On the other hand we have some turn key equipment running on a UNIX platform which has not failed within the same 3 years, this is the only PC based scenario I would recommend.

Bryan Hoffman

IMO, PC controls is not reliable. HAve had problems with general protection errors and the like.

Especially with viruses, I would not want to take the chance.

MTBF is not what I would expect. PLC are 10 years.

PLC are rock solid technology, PC's, especially with custom programming are not.

PLC allow for easier trouble shooting, you don't have to get the original programmer to help.
IMO a PC should only replace a PLC if the PLC cannot meet the application demands. There are third party packages which create a SOFTPLC which can be programmed in ladder, but frankly I find this ludicrous. I have programmed PC's on WIN95 and put them in the field with no problems (fingers crossed) for the past 6 years. However, these systems are showing signs of hard drive fatigue and Windows errors due to daily OFF/ON routines without proper shutdown.

If you must use a PC in a production environment I would suggest using a UPS system that slowly shuts down Windows upon 110VAC power loss. This will protect Windows and extend the life of the PC.

Curt Wuollet

I agree on this point, although it's unlikely I'd field W95. I wrote a script that shuts down the UPS after shutting down the OS and disconnected the PC power switches. This way it behaves properly on loss of power or if someone drops the main breaker. Some people have fallen into the habit of hitting the power button whenever they don't understand what's happening. Many UPS can watch a serial conection and can be programmed to do the right thing.


According to SEMI S2, the computer can be shut down separately if it is only used for data logging. From what I understand, if the PC is doing the controls, it has to be shut down immediately upon EMO (emergency off).

However, PLC manufacturers is coming out with more advanced version of PLC with more computing power and storage (e.g. compact flash). So I think PLC is still the ideal choice.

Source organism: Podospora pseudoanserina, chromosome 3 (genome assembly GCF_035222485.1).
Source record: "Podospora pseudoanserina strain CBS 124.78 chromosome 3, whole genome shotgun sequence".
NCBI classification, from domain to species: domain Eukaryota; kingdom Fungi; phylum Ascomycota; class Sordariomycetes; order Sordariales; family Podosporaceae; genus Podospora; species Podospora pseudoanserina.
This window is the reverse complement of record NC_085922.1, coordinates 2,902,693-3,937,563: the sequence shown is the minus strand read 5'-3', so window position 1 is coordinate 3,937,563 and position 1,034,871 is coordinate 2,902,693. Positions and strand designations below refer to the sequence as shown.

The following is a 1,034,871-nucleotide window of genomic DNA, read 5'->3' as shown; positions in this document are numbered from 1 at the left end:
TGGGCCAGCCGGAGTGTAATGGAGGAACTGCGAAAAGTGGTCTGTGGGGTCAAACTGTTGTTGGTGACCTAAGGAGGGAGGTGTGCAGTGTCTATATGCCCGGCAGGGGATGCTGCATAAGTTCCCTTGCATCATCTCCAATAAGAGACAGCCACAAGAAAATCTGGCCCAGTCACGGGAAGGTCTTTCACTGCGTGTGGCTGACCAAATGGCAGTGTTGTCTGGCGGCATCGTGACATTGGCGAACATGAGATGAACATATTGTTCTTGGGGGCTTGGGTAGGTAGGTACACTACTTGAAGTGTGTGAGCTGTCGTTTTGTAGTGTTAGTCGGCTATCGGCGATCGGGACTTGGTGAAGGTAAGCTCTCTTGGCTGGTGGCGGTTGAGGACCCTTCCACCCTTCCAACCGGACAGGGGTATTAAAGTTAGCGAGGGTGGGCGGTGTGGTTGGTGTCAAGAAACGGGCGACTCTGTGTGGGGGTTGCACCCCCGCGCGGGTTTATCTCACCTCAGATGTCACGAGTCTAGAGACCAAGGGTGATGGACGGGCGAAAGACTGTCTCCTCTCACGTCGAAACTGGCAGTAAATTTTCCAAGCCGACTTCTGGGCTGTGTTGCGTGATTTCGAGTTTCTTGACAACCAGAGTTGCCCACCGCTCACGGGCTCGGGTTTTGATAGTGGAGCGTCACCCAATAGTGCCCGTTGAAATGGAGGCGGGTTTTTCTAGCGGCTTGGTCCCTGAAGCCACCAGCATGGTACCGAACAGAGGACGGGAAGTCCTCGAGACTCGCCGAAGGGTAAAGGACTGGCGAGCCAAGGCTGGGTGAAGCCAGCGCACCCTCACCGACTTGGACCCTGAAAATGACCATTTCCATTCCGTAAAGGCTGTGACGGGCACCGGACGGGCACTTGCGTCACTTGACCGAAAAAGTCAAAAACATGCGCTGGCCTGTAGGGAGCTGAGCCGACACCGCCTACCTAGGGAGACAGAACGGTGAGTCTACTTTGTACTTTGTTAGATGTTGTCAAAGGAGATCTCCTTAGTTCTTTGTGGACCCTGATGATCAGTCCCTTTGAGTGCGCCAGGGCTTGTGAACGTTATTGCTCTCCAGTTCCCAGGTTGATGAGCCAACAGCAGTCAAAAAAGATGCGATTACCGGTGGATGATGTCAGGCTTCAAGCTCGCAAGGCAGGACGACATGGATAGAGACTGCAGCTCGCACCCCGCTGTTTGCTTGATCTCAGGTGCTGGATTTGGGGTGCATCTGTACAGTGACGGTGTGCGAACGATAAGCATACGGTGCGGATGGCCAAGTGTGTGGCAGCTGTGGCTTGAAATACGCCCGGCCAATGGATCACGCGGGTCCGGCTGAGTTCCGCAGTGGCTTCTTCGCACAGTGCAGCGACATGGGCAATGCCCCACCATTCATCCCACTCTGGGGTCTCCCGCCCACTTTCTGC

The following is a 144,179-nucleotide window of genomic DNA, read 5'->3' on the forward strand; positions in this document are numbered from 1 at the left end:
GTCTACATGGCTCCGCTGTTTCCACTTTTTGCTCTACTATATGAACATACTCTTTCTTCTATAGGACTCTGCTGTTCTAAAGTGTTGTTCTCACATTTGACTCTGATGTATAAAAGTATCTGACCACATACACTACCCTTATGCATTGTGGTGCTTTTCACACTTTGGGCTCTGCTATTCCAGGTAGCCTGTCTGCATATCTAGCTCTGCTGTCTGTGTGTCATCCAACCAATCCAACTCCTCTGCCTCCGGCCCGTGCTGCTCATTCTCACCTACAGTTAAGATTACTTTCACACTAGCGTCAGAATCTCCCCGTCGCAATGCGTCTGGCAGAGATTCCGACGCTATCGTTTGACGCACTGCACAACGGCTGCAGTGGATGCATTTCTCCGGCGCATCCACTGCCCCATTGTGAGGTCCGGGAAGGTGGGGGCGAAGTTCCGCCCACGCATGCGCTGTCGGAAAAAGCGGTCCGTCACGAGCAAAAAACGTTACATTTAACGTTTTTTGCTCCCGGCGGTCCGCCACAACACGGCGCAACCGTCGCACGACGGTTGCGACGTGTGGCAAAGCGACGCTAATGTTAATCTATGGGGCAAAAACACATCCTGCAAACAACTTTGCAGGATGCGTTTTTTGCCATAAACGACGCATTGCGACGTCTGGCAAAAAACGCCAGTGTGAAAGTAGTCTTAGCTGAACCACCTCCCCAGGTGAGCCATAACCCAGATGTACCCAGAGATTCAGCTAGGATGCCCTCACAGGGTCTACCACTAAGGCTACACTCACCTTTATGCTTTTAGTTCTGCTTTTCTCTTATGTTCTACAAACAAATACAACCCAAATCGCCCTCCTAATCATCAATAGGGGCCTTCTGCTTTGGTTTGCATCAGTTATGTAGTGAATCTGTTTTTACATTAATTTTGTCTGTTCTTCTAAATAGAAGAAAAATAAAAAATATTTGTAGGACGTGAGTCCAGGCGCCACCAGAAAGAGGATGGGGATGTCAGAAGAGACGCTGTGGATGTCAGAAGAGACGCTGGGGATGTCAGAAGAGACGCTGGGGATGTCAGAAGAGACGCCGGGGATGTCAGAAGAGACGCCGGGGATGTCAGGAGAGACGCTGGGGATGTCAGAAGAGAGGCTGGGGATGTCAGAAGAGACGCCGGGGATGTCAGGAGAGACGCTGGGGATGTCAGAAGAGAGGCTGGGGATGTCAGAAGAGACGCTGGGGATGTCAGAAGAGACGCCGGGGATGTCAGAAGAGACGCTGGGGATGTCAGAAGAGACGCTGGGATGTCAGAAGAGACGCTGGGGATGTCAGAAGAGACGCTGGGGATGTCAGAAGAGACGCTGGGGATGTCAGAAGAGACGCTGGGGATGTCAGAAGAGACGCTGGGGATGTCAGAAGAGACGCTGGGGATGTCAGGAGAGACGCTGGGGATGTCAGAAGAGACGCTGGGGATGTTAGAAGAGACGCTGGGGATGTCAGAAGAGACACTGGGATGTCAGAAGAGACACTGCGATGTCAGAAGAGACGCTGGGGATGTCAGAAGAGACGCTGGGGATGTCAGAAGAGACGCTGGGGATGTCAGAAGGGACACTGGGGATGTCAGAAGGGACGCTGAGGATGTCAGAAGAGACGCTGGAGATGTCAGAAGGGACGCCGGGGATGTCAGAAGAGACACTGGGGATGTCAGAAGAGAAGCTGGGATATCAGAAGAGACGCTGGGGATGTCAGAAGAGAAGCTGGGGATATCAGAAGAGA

Reuben Allott


PC-based automation has come a long way recently, mainly with improvements in flash-memory storage capacity and operating systems like Windows XP Embedded.

The Siemens Microbox is a bare-bones Windows XP with no moving parts (no hard drive). Other manufacturers have similar devices. These machines offer the same industrial resiliance as a traditional PLC (the Microbox is even mounted on a PLC rail), but provide much faster CPU performance with the added ability of linking in DLLs and applications written in high-level languages like C, and making use of advanced functions available to the operating system (modems, remote monitoring, web servers etc).

In my opinion "PC-based control" will eventually replace traditional PLCs - the capabilities will be the same as a desktop PC but the hardware will be industrial-strength.

Reuben Allott
I was an engineer in production of animal food. Automation was based on Siemens PLCs but the thing is that we had 2 servers in network with thise PLCs. We had database and SCADA on those servers. The thing is that the producton was not poslible if any of the servers was down. Data base was essential to the proces 'couse the recepies where there.
So conclusion is this. Noting would work without a PC!

I was also involved in a project of PC aotumation. Me and a friend made a custom program for a small production line. Also an animal food company. It runs on WinXP. One PC is incharge of everything!

I'm for PC automation. Even on Windows. It runs great and it is a LOT less expensive!
Lots of the facts and figures mentioned are used in the design of a system to meet the customer's reliability requirements. However, the long-term reliability of any system is more accurately determined by the implementation of systems designed to keep the design reliability than the reliability figure itself. For instance, during a FAT or PAT, there should be sections that cover system support roles, the implementation of maintenance, spares, change control, obsoletion prevention, training and eventual replacement at the end-of-active-service-life. The availiabilty of support services such as cooling and electricity supply should also be covered when considering the above list.

Timothy P. Niemczyk

Dave, I would suggest reading a very interesting paper, "Loss-Prevention and Risk-Mitigation in Equipment Protection Systems" by Phil Corso. You can contact Phil at [email protected] if you can't find his paper. He is very knowledgeable and helpful.